OSHA requirements are set by statute, standards and regulations. Our interpretation letters explain these requirements and how they apply to particular circumstances, but they cannot create additional employer obligations. This letter constitutes OSHA's interpretation of the requirements discussed. Note that our enforcement guidance may be affected by changes to OSHA rules. Also, from time to time we update our guidance in response to new information. To keep apprised of such developments, you can consult OSHA's website at https://www.osha.gov.

August 30, 1985

Mr. Joel G. Kaufman
Quality Control Manager
Glendale Optical Co., Inc.
130 Crossways Park Drive
Woodbury, New York 11797

Dear Mr. Kaufman:

This is in response to your July 31, 1985 request for consideration of your new eye protective device as meeting the intent of the Occupational Safety and Health Administration (OSHA) Eye and Face Protection standard.

OSHA's standards at 29 CFR [1910.133(b)(2)] provide that "design, construction, testing, and use of devices for eye and face protection shall be in accordance with American National Standard for Occupational and Education Eye and Face Protection, Z87.1-1968." The referenced ANSI standard, however, states in paragraph 2 that "variations from the requirements of this standard may be granted by the authority having jurisdiction only when it is demonstrated to the satisfaction of the administrative agency that equivalent protection is afforded."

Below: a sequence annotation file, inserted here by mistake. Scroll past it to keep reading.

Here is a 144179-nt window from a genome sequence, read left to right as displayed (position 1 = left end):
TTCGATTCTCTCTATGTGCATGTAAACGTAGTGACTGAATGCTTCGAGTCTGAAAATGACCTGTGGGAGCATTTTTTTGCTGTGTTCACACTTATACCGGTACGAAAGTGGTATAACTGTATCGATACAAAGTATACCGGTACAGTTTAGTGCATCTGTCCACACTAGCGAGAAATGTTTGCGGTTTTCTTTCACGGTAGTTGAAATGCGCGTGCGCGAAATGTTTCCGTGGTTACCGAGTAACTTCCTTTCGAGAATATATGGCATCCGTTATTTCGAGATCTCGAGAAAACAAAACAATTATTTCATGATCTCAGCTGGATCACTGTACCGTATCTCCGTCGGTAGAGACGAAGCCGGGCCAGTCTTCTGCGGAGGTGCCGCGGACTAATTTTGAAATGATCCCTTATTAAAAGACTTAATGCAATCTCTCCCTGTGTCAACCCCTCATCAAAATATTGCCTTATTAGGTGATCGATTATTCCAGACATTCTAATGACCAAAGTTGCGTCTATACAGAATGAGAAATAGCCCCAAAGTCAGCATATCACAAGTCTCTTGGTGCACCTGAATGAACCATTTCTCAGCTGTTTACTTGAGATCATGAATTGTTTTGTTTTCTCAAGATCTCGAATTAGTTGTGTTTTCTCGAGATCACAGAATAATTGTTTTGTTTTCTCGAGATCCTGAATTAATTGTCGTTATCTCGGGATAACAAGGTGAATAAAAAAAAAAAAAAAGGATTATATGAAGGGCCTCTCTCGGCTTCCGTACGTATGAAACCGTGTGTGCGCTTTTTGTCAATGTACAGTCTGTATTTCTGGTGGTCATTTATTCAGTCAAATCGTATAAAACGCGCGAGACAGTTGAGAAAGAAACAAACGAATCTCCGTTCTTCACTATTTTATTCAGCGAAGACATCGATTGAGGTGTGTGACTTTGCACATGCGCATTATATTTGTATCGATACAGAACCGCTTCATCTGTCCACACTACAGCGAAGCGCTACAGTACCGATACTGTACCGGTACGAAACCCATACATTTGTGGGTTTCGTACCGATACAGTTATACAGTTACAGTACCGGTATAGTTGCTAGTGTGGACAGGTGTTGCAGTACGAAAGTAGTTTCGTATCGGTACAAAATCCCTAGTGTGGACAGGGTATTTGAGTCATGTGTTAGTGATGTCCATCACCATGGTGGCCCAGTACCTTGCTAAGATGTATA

On the basis of the information which you have presented to us, OSHA has determined that your product, the Gleneagle spectacle with 2-mm thick polycarbonate plano lenses, does provide protection which meets all the requirements of ANSI Z87.1-1968. Therefore, OSHA would consider employers using this product to be in compliance with 29 CFR [1910.133(b)(2)] and such employers would not be cited, if this equipment was being used and maintained properly. It is extremely important, however, that your product continues to be permanently marked with the "2S" logo to allow employers, employees and our compliance personnel to distinguish it from other types of protective eyewear. Otherwise, employees could mistakenly use eyewear providing insufficient protection.

If I may be of further assistance, please let me know.


John B. Miles, Jr., Director
Directorate of Field Operations

[Corrected 05/28/2004]